Click here to read the current discussion. Here’s an excerpt:
ENSO Alert System Status: El Niño Watch
Synopsis: There is an approximately 50-60% chance of El Niño conditions during the next two months, with ENSO-neutral favored thereafter.
During December 2014, positive sea surface temperature (SST) anomalies decreased across the central and east-central equatorial Pacific. At the end of the month, the weekly Niño indices ranged from +0.8°C in the Niño-4 region, to +0.5°C in the Niño-3.4 region, to 0.0°C in the Niño-1+2 region. The positive subsurface heat content anomalies (averaged between 180o-100oW) also decreased during December in response to an upwelling equatorial oceanic Kelvin wave. Although the surface and sub-surface temperature anomalies were consistent with El Niño, the overall atmospheric circulation continued to show only limited coupling with the anomalously warm water. The equatorial low-level winds were largely near average during the month, while upper-level easterly anomalies continued in the central and eastern tropical Pacific. The Southern Oscillation Index (SOI) remained slightly negative, but the Equatorial SOI remained near zero. Also, rainfall remained below- average near the Date Line and was above-average over Indonesia. Overall, the combined atmospheric and oceanic state remains ENSO-neutral.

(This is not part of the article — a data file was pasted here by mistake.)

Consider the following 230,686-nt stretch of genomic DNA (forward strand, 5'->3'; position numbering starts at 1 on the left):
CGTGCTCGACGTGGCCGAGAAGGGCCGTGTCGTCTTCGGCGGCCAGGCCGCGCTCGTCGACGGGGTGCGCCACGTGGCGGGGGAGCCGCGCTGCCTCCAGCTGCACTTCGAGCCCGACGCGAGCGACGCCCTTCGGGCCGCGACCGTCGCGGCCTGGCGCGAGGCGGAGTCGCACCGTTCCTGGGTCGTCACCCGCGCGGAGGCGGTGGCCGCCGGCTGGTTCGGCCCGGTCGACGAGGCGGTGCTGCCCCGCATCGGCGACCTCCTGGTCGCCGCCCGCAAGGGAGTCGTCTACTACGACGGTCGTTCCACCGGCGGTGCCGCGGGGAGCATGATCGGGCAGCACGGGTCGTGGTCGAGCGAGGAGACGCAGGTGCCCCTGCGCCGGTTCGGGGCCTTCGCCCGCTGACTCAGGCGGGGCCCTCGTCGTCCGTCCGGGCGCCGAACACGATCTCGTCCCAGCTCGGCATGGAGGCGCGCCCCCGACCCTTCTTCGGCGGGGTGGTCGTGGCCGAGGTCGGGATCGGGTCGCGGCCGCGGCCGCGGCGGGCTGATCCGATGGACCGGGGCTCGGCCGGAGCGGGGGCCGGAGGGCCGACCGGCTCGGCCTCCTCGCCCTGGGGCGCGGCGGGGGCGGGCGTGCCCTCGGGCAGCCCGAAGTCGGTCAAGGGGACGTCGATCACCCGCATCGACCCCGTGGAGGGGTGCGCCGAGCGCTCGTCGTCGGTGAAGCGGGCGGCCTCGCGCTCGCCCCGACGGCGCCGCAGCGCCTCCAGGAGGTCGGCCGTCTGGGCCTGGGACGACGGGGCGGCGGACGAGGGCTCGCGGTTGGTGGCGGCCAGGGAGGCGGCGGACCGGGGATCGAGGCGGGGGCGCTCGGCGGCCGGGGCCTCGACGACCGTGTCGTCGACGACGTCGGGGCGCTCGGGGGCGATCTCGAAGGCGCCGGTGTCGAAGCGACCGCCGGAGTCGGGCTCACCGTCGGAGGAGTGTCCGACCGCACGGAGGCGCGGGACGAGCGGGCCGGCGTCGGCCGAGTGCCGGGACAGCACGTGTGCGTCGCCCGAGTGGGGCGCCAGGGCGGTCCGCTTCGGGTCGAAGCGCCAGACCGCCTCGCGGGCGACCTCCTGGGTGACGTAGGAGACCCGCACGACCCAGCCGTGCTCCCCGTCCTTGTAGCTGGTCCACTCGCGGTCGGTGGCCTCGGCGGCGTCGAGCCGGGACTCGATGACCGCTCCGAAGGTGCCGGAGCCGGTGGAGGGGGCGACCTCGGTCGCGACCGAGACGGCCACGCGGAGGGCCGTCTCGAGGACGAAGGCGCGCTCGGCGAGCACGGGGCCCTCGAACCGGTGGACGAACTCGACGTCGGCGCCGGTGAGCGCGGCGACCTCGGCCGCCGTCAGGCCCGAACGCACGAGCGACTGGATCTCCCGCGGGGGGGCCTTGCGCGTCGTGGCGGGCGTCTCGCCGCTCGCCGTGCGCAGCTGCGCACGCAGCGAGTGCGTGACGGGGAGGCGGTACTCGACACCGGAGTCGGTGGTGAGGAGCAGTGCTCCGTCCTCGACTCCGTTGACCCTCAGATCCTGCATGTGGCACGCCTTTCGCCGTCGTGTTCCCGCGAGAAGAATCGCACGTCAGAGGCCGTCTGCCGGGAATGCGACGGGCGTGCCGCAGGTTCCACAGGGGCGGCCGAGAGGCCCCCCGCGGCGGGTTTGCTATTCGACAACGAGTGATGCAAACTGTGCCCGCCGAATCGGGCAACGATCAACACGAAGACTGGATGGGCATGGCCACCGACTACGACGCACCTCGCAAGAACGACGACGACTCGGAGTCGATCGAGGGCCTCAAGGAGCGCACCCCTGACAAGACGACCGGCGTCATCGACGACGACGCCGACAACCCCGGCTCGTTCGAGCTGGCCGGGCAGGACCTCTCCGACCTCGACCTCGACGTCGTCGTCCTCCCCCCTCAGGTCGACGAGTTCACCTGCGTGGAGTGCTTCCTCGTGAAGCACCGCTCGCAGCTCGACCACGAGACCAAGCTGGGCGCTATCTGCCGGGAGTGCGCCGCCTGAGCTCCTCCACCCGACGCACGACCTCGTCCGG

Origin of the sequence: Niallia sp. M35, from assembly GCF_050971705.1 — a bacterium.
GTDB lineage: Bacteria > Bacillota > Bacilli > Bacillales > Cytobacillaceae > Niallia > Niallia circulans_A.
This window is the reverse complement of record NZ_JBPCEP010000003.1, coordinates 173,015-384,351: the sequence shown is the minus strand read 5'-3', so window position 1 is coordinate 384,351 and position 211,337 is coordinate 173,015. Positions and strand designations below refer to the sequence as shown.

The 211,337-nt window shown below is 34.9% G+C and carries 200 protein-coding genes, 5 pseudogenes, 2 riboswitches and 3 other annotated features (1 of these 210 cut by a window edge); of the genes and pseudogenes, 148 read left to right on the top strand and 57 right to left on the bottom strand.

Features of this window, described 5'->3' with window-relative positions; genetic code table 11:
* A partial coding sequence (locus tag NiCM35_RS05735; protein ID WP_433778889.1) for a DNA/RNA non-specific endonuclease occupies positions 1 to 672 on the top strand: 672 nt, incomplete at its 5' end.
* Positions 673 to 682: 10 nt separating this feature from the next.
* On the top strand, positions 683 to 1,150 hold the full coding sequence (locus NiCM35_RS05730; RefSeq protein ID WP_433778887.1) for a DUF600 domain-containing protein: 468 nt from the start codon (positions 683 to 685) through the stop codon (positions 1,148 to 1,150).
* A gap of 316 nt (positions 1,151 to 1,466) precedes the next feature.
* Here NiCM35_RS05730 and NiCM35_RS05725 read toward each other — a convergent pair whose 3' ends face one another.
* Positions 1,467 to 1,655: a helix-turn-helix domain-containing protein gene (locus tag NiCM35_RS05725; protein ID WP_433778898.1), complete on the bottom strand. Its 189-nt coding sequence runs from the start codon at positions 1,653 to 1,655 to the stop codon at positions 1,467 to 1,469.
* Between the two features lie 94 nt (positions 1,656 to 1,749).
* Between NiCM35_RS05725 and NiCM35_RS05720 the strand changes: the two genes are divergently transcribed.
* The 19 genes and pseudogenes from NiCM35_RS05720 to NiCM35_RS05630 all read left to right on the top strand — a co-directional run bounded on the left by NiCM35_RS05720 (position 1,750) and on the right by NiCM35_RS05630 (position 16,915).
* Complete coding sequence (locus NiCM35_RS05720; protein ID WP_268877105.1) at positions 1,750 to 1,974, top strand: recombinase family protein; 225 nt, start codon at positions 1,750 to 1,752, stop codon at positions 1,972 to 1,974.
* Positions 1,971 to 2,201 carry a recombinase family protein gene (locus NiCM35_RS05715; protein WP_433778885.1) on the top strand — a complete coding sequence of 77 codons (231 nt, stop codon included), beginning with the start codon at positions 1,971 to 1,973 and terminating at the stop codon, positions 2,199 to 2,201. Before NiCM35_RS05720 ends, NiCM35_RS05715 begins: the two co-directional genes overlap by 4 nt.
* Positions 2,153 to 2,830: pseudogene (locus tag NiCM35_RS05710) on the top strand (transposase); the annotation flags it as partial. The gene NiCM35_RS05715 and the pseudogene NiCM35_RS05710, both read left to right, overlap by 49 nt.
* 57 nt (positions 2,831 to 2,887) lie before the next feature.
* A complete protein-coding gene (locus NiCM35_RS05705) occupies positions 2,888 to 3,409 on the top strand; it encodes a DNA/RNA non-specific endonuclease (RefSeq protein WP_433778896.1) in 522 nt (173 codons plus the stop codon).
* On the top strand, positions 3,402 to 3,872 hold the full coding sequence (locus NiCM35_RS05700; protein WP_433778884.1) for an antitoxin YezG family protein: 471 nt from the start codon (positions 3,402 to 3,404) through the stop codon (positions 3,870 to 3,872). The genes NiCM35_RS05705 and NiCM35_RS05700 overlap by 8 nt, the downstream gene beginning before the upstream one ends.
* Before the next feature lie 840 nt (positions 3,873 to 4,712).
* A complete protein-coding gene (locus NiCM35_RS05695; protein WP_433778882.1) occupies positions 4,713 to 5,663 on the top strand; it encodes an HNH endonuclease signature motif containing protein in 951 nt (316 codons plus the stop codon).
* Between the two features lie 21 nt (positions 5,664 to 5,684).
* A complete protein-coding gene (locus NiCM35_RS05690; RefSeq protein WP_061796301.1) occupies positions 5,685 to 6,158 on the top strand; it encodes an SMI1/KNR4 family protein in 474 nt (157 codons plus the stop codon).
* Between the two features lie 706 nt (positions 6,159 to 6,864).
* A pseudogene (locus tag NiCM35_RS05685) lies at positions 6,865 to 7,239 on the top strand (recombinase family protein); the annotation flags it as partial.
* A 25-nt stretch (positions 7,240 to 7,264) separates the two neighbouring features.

Similar to last month, most models predict the SST anomalies to remain at weak El Niño levels (3-month values of the Niño-3.4 index between 0.5°C and 0.9°C) during December-February 2014-15, and lasting into the Northern Hemisphere spring 2015. If El Niño were to emerge, the forecaster consensus favors a weak event that ends in early Northern Hemisphere spring. In summary, there is an approximately 50-60% chance of El Niño conditions during the next two months, with ENSO-neutral favored thereafter (click CPC/IRI consensus forecast for the chance of each outcome).